Cleanest Protein Powders to Buy: Whey and Plant-Based

Protein shakes have become synonymous with post-workout gains. But if building muscle strictly hinged upon protein consumption, we’d all be sitting around eating spoonfuls of whey protein and never hit the gym. Of course that’s not the case. You need the proper stimulus—a sound strength-and-conditioning program combined with a balanced diet high in protein. To take your physique to new heights, protein powder is a must. But here’s the kicker: You want the cleanest protein powders. Not all protein is created equal, and there are a lot of subpar options on the market.




What Makes a Clean Protein Powder

Ignore the marketing jargon and look straight at the ingredient label. Here’s your checklist to find the cleanest protein powders:

  1. Whey or a plant-based protein source should be the first ingredient. Avoid unnecessary fillers and additives.
  2. There shouldn’t be much added sugar or artificial ingredients (read: under 2 g sugar per serving). If you’re looking to add carbs, add them yourself in the form of milk, fruits, or natural honey.
  3. Prioritize powders that have at least 20 grams of protein per serving.
  4. Look for a company that lists the amino acid profile on the label or on its website, and make sure there’s a high leucine content per serving (at least 2 grams).
  5. If the brand lists where the whey protein is sourced from, that’s a good sign it’s focused on quality protein.
  6. Choose powders that are third-party tested for quality and safety assurance like NSF Certified for Sport or Informed Choice. These companies test the products for banned substances and make sure what’s on the label is actually in the product.

Which Is Better: Whey or Plant-Based Protein Powder?

Pros and Cons of Whey Protein

Whey protein is derived from cow’s milk, which makes it a dairy product. During cheese production, whey is separated and isolated. Most dairy milk contains two types of protein: casein (80 percent) and whey (20 percent). After that, whey protein goes through some processing to make it whey powder, and this is where it can get unhealthy.

Most whey protein alone tastes pretty terrible, so many manufacturers add sugar and ingredients to make it more palatable. To keep it clean,  look for powders where the whey is either an isolate or hydrolysate form.

There are three main types of whey protein powders:

  1. Whey Protein Concentrate: Usually contains the lowest percentage of whey protein. The lower end tends to have 30 percent protein and can go up to 90 percent. It tends to have low levels of fat and carbs, and a better flavor.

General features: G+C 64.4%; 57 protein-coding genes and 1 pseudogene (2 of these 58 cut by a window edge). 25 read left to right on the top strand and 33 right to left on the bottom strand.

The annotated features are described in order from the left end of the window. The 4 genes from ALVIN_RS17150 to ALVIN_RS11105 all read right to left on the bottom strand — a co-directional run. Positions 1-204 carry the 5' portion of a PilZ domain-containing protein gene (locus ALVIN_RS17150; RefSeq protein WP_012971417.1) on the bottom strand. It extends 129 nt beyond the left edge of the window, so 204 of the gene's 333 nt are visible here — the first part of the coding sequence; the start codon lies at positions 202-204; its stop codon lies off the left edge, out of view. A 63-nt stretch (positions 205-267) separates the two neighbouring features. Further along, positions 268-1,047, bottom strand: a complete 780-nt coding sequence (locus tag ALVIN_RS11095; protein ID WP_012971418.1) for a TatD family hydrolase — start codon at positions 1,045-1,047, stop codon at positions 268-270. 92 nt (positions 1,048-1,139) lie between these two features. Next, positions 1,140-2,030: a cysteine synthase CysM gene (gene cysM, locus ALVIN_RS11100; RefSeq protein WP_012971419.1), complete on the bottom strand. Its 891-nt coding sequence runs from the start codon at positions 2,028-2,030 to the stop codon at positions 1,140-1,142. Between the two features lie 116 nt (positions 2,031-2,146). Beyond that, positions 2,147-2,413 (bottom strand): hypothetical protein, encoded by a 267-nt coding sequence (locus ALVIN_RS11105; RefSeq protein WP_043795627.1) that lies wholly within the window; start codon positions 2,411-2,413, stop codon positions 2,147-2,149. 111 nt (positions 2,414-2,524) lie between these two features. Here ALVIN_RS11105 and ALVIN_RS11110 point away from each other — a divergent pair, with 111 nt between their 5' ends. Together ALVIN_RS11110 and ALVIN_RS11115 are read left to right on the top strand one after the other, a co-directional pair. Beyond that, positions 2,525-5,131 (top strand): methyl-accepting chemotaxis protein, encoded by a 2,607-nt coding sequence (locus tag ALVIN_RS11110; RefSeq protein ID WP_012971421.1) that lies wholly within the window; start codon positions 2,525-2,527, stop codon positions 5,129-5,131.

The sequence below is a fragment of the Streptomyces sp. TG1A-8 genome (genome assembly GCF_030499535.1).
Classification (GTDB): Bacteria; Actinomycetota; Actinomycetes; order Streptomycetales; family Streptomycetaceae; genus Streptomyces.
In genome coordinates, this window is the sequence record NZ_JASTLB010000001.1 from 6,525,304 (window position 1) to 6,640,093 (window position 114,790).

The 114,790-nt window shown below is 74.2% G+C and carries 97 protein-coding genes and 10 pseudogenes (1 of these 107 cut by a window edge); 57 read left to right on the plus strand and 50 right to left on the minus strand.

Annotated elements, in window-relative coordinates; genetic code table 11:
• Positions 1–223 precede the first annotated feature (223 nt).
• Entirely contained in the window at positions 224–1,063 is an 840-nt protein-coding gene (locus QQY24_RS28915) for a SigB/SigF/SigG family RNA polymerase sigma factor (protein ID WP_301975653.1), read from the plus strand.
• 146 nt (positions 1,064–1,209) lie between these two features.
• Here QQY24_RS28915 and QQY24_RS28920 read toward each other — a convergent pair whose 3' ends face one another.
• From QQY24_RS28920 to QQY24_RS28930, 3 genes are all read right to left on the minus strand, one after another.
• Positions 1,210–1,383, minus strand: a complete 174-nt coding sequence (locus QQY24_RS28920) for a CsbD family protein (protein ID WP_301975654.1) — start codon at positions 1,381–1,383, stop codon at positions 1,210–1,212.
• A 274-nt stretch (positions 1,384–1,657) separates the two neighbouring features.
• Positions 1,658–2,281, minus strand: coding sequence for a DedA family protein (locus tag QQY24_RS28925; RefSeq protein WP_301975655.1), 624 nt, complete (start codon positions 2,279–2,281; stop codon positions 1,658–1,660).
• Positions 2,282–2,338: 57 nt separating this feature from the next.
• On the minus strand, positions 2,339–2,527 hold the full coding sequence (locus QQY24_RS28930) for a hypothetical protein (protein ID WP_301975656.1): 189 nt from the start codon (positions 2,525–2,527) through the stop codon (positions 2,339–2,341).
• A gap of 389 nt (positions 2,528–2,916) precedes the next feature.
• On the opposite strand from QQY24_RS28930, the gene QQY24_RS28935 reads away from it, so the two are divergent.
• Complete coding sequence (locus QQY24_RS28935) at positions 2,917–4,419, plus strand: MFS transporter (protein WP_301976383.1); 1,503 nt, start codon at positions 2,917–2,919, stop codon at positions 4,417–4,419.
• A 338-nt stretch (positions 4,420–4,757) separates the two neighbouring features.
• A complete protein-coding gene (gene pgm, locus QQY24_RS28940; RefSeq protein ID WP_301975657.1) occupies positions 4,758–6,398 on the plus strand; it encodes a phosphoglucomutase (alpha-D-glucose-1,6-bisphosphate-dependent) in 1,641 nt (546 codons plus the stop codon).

2. Whey Protein Isolate: Ninety percent protein or higher and contains less lactose and fat than concentrates.
  3. Hydrolysate: This type is considered pre-digested—having undergone partial hydrolysis so it gets absorbed faster in the digestive tract. This reduces allergen potential.

Historically, animal proteins (like whey protein) have been considered the superior protein source. That’s because animal protein—poultry products, beef, pork, and dairy foods—is “complete,” meaning it provides all nine essential amino acids, and is most similar to the naturally occurring proteins found in the human body. Humans are able to digest, process, and use animal protein very efficiently.

When it comes to building muscle, animal protein reigns supreme over plant-based protein. Some research shows plant protein is inferior when it comes to digestibility and the muscle-building response to consumption. This is most likely due to one specific amino acid called leucine, which is responsible for starting the muscle-building process in the body.

Pros and Cons of Plant-Based Protein

Alternatively to whey protein, plant-based protein powders have become increasingly popular and available due to the rise in popularity of plant-based or even vegan diets. Many individuals also have digestive issues when it comes to whey protein (since it’s derived from dairy), so plant-based protein can remedy that. These powders are derived from vegetables, legumes, nuts, and seeds. Plant proteins are often low in some of the essential amino acids, or don’t contain all of the essential amino acids required to build protein—some examples being beans, lentils, and nuts. As such, they’re deemed a second tier protein source.

Conversely, plant foods provide many more nutrients like vitamin C, flavonoids, quercetin, catechins, and antioxidants that animal proteins don’t. The choice is yours whether you choose whey protein or plant-based protein powder to supplement your diet. Just make sure it’s high quality and free of unnecessary additives, preservatives, or synthetic ingredients.

Something to consider: Oftentimes when it comes to supplements, you get what you pay for. Cheaper brands are often lower in quality and contain many additives, contaminants, lower amounts of actual protein, or unfavorable amino acid profiles.

We’ve done the tough work for you. These are the cleanest whey and plant-based protein powders you can buy.


Momentous Whey Protein
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1. Momentous Essential Grass-Fed Whey Protein

Momentous alleges to have some of the cleanest, most transparent supplements available. You can go on its website to learn where each ingredient is sourced from. You won’t find any unnecessary additives or preservatives in its grass-fed whey protein, and everything is NSF Certified for Sport and Informed Choice tested (checked for banned substances and contaminants like lead). If you want a plant-based option, the Essential line boasts some of the highest-quality plant protein on the market, combining optimal ratios of pea protein isolate with rice protein concentrate to maximize the available amino acids. The flavor is unrivaled.